Poster Session E, Monday, March 25, 2:30 – 4:30 pm, Pacific Concourse
Fronto-Visual Dynamic Functional Connectivity during a Selective Attention Task is Modulated by Prefrontal High-Definition Transcranial Direct Current Stimulation
Rachel Spooner1, Michael Rezich1, Boman Groff1, Tony Wilson1; 1University of Nebraska Medical Center
Studies of visual attention have implicated theta, alpha, and gamma activity in the temporal recognition, protection, and organization of attended representations in visual cortices. In addition, studies have shown that higher-order regions such as the prefrontal cortex are critical to attentional processing, but far less is understood regarding laterality differences in attentional processing in the prefrontal cortices. To this end, we examined the impact of applying high-definition transcranial direct-current stimulation (HD-tDCS) to the left or right dorsolateral prefrontal cortex (DLPFC) on subsequent attentional processing. We predicted that HD-tDCS of the left versus right prefrontal cortex would differentially modulate performance on a visual selective attention task, and alter the oscillatory activity serving such cognitive processes. Our repeated-measures design included 25 healthy adults that underwent three separate sessions of HD-tDCS (sham, active left-, and active right-DLPFC) for 20 minutes. Following HD-tDCS, participants completed an attention paradigm during magnetoencephalography (MEG). The resulting oscillatory responses were imaged in the time-frequency domain using beamforming, and peak task-related neural activity was subjected to dynamic functional connectivity analyses to evaluate the impact of stimulation site (i.e., left and right DLPFC) on neural interactions. Our results indicated that HD-tDCS over the right DLPFC differentially modulated fronto-visual functional connectivity within distinct oscillatory rhythms compared to HD-tDCS of the left DLPFC and sham. Further, these tDCS-induced alterations in fronto-visual connectivity were uniquely related to behavioral performance on the Flanker task. These findings provide insight into the effects of HD-tDCS on the complex oscillatory mechanisms serving visual selective attention.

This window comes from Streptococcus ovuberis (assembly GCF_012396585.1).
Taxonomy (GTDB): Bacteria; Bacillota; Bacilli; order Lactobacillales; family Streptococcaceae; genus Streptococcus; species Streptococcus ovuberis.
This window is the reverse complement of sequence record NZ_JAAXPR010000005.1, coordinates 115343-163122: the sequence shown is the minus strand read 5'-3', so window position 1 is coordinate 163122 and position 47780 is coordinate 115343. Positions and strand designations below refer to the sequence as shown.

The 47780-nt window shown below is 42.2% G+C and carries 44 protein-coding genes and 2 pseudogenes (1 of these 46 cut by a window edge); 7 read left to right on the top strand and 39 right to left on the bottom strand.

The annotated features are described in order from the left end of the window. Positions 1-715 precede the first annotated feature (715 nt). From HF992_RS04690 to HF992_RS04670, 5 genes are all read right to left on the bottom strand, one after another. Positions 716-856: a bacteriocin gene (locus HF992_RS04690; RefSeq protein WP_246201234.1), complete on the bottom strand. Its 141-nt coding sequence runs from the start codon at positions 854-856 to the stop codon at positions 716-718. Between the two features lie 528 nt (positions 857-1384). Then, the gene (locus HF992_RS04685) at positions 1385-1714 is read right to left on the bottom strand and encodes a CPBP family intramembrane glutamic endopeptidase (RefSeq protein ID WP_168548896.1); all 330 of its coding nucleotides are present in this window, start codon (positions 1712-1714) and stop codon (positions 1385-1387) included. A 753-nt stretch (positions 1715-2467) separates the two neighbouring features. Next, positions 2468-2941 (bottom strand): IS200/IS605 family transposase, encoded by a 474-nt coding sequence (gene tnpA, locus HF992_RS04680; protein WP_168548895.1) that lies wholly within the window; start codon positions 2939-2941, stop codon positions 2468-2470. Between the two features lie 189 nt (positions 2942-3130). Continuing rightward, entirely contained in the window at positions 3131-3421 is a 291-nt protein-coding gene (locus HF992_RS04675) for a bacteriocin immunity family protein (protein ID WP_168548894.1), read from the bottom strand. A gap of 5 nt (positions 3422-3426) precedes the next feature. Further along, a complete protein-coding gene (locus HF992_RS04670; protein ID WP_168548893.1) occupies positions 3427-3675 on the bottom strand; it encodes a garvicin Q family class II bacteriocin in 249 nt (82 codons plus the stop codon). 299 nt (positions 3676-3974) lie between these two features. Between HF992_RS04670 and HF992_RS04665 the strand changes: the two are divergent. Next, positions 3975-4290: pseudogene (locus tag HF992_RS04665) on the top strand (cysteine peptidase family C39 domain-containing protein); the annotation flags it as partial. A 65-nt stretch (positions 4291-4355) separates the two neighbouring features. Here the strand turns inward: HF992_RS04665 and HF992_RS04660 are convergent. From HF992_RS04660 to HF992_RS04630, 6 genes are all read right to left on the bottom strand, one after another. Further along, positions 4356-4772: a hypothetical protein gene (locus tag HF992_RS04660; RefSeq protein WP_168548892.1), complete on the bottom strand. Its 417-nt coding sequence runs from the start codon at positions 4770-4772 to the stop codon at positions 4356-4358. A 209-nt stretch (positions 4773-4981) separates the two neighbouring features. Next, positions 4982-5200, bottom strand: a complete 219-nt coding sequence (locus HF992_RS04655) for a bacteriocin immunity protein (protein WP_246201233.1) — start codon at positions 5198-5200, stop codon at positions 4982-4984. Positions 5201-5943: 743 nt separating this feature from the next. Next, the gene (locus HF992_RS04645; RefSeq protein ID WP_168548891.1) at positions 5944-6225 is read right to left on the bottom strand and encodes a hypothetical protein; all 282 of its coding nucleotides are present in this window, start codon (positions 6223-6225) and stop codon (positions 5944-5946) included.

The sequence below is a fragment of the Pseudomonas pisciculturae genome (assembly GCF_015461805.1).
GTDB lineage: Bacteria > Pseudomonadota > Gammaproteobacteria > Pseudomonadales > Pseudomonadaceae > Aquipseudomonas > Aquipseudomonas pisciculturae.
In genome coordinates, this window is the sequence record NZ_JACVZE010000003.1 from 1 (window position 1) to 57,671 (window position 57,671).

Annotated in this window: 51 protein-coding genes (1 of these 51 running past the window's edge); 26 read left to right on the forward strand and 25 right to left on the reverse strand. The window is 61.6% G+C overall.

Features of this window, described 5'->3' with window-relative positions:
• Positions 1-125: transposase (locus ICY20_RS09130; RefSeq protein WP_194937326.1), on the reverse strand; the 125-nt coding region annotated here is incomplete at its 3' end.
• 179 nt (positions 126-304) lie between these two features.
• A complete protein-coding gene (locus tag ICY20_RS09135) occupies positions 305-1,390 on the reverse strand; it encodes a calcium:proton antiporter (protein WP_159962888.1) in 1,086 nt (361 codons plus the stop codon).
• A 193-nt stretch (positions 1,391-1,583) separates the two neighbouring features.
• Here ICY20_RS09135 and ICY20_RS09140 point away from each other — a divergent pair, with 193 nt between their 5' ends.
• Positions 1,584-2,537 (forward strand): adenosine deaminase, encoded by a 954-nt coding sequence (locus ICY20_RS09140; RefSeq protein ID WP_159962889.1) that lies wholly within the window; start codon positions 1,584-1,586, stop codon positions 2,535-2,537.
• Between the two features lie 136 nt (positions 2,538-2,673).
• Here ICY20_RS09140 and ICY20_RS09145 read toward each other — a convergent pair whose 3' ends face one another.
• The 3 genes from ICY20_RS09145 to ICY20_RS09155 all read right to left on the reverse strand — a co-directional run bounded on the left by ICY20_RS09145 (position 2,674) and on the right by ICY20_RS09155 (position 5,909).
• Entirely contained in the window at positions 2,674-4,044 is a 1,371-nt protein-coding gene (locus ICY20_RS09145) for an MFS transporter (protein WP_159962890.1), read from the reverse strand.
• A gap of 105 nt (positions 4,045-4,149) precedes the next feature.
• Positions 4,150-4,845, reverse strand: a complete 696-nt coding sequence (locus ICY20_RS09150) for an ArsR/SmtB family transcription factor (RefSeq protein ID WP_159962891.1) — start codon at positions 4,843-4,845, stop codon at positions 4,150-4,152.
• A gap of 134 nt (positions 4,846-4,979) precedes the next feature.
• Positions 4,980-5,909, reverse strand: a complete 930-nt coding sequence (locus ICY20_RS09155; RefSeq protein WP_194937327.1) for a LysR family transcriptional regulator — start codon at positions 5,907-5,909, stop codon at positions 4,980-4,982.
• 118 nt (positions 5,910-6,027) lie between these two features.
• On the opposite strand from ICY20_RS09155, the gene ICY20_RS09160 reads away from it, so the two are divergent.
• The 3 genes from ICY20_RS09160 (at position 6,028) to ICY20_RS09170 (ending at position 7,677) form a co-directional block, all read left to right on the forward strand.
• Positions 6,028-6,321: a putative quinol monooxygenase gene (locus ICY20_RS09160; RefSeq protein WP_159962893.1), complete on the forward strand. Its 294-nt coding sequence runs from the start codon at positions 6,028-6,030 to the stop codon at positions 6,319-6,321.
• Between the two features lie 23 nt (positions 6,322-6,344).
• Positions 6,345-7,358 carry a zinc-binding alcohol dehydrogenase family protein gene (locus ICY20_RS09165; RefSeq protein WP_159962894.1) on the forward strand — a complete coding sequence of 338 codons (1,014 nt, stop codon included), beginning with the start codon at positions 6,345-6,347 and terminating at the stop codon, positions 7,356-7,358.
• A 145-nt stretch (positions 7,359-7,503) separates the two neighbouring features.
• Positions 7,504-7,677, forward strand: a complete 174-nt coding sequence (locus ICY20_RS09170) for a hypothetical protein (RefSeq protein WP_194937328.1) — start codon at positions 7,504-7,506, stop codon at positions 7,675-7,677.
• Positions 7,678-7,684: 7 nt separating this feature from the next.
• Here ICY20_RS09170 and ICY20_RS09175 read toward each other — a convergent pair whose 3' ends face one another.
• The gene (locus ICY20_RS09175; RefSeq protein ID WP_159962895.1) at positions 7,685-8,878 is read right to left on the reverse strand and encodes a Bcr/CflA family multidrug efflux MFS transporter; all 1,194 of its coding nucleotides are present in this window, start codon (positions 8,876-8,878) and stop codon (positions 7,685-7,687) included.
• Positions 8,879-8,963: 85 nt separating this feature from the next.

Topic Area: ATTENTION: Other